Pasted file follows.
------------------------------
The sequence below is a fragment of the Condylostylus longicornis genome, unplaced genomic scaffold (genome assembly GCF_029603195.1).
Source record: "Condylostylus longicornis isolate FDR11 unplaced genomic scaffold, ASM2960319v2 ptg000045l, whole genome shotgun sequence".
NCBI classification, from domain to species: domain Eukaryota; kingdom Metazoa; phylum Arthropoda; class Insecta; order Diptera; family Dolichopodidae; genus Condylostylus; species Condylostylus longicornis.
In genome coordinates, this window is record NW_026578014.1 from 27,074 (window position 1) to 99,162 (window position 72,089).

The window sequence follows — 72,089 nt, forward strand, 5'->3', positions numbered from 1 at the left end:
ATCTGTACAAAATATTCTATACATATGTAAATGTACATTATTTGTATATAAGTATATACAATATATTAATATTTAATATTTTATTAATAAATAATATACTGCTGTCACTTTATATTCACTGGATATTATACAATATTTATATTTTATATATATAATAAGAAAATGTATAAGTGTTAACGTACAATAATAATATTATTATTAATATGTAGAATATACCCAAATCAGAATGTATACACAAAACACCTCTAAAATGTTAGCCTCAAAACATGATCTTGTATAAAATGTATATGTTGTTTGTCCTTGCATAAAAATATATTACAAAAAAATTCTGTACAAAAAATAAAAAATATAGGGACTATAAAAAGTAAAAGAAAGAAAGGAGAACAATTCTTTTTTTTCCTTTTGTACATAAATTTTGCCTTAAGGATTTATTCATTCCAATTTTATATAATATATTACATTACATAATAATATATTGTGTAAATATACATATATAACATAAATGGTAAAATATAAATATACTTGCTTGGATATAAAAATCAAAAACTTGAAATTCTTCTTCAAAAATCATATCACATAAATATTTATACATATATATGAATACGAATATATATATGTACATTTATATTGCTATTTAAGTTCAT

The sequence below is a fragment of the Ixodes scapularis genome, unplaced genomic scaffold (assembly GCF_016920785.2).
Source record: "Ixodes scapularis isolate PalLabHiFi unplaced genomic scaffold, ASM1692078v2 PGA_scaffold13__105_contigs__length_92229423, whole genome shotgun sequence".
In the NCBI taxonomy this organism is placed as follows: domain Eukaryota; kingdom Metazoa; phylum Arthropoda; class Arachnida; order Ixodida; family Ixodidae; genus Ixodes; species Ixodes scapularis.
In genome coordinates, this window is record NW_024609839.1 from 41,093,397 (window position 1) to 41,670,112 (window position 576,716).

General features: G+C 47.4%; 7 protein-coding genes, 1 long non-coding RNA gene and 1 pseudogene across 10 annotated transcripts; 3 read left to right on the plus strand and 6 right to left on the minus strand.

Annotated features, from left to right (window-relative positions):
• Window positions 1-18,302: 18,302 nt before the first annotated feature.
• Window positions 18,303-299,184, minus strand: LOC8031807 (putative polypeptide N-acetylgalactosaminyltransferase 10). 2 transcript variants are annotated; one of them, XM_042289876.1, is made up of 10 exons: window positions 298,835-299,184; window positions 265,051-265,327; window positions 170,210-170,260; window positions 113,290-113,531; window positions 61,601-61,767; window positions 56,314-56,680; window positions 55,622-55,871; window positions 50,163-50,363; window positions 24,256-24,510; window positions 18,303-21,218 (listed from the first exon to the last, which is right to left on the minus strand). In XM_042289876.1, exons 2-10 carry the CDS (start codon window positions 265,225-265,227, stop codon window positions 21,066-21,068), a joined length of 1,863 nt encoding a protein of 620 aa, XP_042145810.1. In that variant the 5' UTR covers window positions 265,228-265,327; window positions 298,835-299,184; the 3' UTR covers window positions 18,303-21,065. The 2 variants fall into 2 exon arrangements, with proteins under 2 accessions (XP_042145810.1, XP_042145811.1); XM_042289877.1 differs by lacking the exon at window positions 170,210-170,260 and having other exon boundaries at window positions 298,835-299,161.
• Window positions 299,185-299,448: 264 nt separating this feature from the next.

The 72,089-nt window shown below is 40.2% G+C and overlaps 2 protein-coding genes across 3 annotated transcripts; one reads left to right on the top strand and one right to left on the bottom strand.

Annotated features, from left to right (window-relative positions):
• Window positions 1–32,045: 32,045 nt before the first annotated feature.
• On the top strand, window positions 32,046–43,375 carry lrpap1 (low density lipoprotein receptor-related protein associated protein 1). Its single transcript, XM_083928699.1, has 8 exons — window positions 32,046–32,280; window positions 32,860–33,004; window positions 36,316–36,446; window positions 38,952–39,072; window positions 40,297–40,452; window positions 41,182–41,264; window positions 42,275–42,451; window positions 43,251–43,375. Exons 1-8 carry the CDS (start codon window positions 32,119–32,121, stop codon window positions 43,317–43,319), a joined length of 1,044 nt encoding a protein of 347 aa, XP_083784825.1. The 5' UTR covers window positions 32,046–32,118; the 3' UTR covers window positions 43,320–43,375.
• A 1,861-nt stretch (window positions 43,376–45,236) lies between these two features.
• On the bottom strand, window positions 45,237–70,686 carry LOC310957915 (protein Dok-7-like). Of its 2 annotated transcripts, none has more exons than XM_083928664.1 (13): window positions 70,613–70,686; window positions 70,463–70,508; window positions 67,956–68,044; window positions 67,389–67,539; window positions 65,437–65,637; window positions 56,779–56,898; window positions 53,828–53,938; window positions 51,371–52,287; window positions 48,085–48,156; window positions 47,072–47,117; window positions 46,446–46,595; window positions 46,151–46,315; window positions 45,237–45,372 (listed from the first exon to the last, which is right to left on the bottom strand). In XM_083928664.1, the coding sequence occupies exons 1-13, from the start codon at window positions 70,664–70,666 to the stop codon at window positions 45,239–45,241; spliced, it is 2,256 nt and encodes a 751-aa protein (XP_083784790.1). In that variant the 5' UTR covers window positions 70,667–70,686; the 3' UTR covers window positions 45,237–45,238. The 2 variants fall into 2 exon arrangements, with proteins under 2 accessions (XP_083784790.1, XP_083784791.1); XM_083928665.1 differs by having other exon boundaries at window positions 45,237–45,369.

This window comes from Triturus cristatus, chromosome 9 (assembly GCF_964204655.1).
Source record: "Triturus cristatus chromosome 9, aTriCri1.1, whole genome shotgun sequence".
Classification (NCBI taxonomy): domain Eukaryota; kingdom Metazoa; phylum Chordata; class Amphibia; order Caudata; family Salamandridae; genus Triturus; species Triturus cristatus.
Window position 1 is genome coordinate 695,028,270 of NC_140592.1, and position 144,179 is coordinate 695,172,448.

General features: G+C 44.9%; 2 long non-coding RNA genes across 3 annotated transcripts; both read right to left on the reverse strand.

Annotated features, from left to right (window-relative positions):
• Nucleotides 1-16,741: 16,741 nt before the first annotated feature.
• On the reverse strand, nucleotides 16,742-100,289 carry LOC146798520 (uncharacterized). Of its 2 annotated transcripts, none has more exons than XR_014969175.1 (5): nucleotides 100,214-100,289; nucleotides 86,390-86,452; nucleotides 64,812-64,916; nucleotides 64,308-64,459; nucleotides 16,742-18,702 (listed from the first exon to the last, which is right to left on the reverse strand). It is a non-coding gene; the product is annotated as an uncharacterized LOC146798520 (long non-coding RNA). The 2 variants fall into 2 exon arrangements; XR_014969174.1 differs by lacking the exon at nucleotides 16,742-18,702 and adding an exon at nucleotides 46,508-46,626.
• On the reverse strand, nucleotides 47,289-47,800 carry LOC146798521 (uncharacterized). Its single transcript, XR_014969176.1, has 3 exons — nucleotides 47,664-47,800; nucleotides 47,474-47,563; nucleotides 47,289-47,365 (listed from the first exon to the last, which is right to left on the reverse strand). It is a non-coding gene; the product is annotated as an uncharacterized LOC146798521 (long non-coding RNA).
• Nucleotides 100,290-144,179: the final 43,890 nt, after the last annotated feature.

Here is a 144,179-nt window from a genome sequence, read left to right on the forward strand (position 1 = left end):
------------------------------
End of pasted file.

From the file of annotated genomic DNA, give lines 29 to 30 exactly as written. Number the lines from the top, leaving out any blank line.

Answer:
• On the reverse strand, nucleotides 16,742-100,289 carry LOC146798520 (uncharacterized). Of its 2 annotated transcripts, none has more exons than XR_014969175.1 (5): nucleotides 100,214-100,289; nucleotides 86,390-86,452; nucleotides 64,812-64,916; nucleotides 64,308-64,459; nucleotides 16,742-18,702 (listed from the first exon to the last, which is right to left on the reverse strand). It is a non-coding gene; the product is annotated as an uncharacterized LOC146798520 (long non-coding RNA). The 2 variants fall into 2 exon arrangements; XR_014969174.1 differs by lacking the exon at nucleotides 16,742-18,702 and adding an exon at nucleotides 46,508-46,626.
• On the reverse strand, nucleotides 47,289-47,800 carry LOC146798521 (uncharacterized). Its single transcript, XR_014969176.1, has 3 exons — nucleotides 47,664-47,800; nucleotides 47,474-47,563; nucleotides 47,289-47,365 (listed from the first exon to the last, which is right to left on the reverse strand). It is a non-coding gene; the product is annotated as an uncharacterized LOC146798521 (long non-coding RNA).